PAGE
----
By Amanda Steele

On Thursday afternoon at New York Comic Con, 2000AD’s Mike MolcherGarth Ennis (The Boys), Wayne Vansant (Normandy), Gary Thompson (Dead Reckoning), and Alex de Campi (Bad Girls) gathered for the “When Comics Went to War, From Captain America to Battle Picture Weekly” panel. The focus was all about the history of war comics and how reality and fiction is often blurred when handling this subject manner in the medium of comics.

Ennis, Vansant, and de Campi have made careers out of telling stories about war in many different ways and with many different styles. All of the panelists noted that they started reading war comics for many years before they started creating them, and many were inspired by hearing stories of family members who had served in wars. They wanted to tell stories about war that went beyond the typical superhero tales.

One of the most interesting comments from the panel came from de Campi, who talked about the many ways war comics can be accessible to all kinds of writers. She noted that, “No work is apolitical, but you can find the human interest.” She explained how focusing in on the different human aspects of stories is where things get real and interesting.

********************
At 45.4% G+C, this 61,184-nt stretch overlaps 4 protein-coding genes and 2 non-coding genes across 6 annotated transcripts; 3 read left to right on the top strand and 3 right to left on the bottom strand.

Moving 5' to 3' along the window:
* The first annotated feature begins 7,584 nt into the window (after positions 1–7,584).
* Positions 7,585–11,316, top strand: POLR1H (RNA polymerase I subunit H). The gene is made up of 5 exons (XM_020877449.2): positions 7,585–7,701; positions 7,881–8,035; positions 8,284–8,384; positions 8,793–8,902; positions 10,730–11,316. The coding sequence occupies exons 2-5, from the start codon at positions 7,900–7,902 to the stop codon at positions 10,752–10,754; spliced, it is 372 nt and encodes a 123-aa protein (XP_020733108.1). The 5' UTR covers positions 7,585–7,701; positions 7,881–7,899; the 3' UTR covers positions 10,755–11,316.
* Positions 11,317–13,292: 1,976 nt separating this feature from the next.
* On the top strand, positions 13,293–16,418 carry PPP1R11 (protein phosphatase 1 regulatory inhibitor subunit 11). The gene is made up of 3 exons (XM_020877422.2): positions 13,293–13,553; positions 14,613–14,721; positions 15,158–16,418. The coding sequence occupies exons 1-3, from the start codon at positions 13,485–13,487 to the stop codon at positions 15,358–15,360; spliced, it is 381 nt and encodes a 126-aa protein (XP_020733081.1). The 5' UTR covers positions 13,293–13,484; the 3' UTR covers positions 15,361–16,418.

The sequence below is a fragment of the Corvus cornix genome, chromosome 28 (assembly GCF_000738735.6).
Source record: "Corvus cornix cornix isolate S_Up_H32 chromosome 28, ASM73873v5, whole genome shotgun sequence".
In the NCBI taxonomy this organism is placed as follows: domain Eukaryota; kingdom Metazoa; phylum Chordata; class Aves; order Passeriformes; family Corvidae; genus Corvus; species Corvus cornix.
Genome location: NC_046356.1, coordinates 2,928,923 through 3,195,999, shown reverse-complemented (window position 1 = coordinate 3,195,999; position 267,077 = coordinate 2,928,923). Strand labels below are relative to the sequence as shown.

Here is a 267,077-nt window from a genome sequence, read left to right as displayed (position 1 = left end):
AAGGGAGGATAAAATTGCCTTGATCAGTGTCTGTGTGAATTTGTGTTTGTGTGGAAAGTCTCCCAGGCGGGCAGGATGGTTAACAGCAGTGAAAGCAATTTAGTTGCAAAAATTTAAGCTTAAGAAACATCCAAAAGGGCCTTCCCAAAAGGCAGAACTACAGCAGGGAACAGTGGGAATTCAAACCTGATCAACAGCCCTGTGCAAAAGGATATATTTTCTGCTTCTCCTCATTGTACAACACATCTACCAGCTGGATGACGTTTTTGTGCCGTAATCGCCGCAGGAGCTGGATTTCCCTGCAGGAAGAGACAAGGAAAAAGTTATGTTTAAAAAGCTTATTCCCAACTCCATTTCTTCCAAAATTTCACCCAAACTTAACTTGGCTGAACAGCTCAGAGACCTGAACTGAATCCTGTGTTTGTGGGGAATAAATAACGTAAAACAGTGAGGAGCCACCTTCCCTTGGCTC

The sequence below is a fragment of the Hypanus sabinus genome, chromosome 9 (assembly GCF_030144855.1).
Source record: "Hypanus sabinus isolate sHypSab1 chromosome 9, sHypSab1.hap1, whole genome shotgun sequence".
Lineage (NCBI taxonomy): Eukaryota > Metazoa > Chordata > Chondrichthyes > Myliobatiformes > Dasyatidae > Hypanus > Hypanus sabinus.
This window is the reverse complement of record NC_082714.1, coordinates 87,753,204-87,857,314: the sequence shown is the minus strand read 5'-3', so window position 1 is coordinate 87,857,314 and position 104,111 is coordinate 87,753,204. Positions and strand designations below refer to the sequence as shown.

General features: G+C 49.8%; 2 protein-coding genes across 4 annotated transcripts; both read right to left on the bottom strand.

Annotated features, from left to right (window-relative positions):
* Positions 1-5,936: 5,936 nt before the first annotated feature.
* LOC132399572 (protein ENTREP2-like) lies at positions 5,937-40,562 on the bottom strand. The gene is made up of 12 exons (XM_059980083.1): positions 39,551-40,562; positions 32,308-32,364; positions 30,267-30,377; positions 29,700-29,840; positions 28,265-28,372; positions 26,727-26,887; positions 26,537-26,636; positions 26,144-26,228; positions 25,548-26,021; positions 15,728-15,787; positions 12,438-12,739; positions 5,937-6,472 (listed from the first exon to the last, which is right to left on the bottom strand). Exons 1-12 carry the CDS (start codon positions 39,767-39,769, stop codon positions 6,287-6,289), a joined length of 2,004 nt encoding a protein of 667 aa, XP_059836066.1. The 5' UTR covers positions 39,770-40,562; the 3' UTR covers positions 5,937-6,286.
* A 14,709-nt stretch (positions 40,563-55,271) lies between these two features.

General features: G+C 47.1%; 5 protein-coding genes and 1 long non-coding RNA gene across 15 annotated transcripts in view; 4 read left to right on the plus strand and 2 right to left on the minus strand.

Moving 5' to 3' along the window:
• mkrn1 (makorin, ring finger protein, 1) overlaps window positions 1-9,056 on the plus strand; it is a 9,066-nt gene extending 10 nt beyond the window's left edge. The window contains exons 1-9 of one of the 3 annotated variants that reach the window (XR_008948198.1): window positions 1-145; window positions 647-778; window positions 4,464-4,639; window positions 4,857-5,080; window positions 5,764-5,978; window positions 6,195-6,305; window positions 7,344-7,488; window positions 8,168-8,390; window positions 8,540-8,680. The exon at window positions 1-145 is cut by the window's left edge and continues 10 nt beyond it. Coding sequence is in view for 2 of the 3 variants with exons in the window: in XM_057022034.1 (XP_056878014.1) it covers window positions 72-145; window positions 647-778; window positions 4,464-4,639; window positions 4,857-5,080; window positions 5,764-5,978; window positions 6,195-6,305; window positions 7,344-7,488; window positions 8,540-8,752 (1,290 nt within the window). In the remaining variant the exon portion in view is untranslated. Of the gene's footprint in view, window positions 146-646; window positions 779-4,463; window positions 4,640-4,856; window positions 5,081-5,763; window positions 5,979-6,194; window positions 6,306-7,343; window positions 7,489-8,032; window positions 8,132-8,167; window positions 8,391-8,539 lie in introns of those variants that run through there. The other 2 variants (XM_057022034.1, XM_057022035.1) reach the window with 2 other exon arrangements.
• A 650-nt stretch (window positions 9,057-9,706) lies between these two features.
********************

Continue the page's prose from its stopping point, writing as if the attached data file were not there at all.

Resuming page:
When asked about why comics are a good medium to tell stories about war, Ennis responded, saying, “Comics are the perfect medium for any kind of story. We can do anything with them.”

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The panel also got into a discussion about the importance of detail when telling war comics that are in the non-fiction category. Vansant talked about his process as a writer and how he uses reference books as well as models of tanks and planes for accuracy.

Another interesting part of the panel was when Ennis discussed how his favorite thing to focus on in war comics is “the heroism of endurance.” He noted that while many superhero comics with characters like Captain America are popular, they aren’t realistic. Stories that focus on the daily endurance of people who aren’t super can be just as impactful.

de Campi added onto this idea, saying that “coping with the consequences (of violence and trauma) can be a lot more effective…it ties into anything that happens to you as you’ve certainly experienced something terrifying or traumatic.”

Editor’s Note: The original version of this piece omitted moderator Mike Molcher and panelist Gary Thompson. It has been corrected to include their presence on the panel.

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